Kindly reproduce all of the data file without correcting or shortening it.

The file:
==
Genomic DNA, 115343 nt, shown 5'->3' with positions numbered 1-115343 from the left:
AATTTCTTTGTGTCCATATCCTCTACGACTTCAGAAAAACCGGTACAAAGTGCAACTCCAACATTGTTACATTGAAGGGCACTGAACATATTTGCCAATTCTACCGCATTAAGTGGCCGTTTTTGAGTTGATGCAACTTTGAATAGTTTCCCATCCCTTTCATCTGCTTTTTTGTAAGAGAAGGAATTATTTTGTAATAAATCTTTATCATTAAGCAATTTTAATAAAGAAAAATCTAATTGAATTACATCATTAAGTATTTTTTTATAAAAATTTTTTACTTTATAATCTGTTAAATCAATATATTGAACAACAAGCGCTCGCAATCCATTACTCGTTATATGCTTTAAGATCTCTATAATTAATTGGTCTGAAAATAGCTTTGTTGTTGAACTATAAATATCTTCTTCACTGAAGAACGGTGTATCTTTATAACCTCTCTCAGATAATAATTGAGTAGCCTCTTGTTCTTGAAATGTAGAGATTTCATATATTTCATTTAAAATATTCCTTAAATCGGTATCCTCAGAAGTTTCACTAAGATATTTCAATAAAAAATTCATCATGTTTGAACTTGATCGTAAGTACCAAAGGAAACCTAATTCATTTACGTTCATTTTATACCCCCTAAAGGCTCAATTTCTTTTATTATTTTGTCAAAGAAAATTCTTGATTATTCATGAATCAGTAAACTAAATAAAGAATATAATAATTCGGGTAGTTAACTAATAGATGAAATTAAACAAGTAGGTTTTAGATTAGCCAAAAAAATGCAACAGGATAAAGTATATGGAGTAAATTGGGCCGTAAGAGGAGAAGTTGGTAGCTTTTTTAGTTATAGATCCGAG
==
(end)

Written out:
Genomic DNA, 115343 nt, shown 5'->3' with positions numbered 1-115343 from the left:
AATTTCTTTGTGTCCATATCCTCTACGACTTCAGAAAAACCGGTACAAAGTGCAACTCCAACATTGTTACATTGAAGGGCACTGAACATATTTGCCAATTCTACCGCATTAAGTGGCCGTTTTTGAGTTGATGCAACTTTGAATAGTTTCCCATCCCTTTCATCTGCTTTTTTGTAAGAGAAGGAATTATTTTGTAATAAATCTTTATCATTAAGCAATTTTAATAAAGAAAAATCTAATTGAATTACATCATTAAGTATTTTTTTATAAAAATTTTTTACTTTATAATCTGTTAAATCAATATATTGAACAACAAGCGCTCGCAATCCATTACTCGTTATATGCTTTAAGATCTCTATAATTAATTGGTCTGAAAATAGCTTTGTTGTTGAACTATAAATATCTTCTTCACTGAAGAACGGTGTATCTTTATAACCTCTCTCAGATAATAATTGAGTAGCCTCTTGTTCTTGAAATGTAGAGATTTCATATATTTCATTTAAAATATTCCTTAAATCGGTATCCTCAGAAGTTTCACTAAGATATTTCAATAAAAAATTCATCATGTTTGAACTTGATCGTAAGTACCAAAGGAAACCTAATTCATTTACGTTCATTTTATACCCCCTAAAGGCTCAATTTCTTTTATTATTTTGTCAAAGAAAATTCTTGATTATTCATGAATCAGTAAACTAAATAAAGAATATAATAATTCGGGTAGTTAACTAATAGATGAAATTAAACAAGTAGGTTTTAGATTAGCCAAAAAAATGCAACAGGATAAAGTATATGGAGTAAATTGGGCCGTAAGAGGAGAAGTTGGTAGCTTTTTTAGTTATAGATCCGAG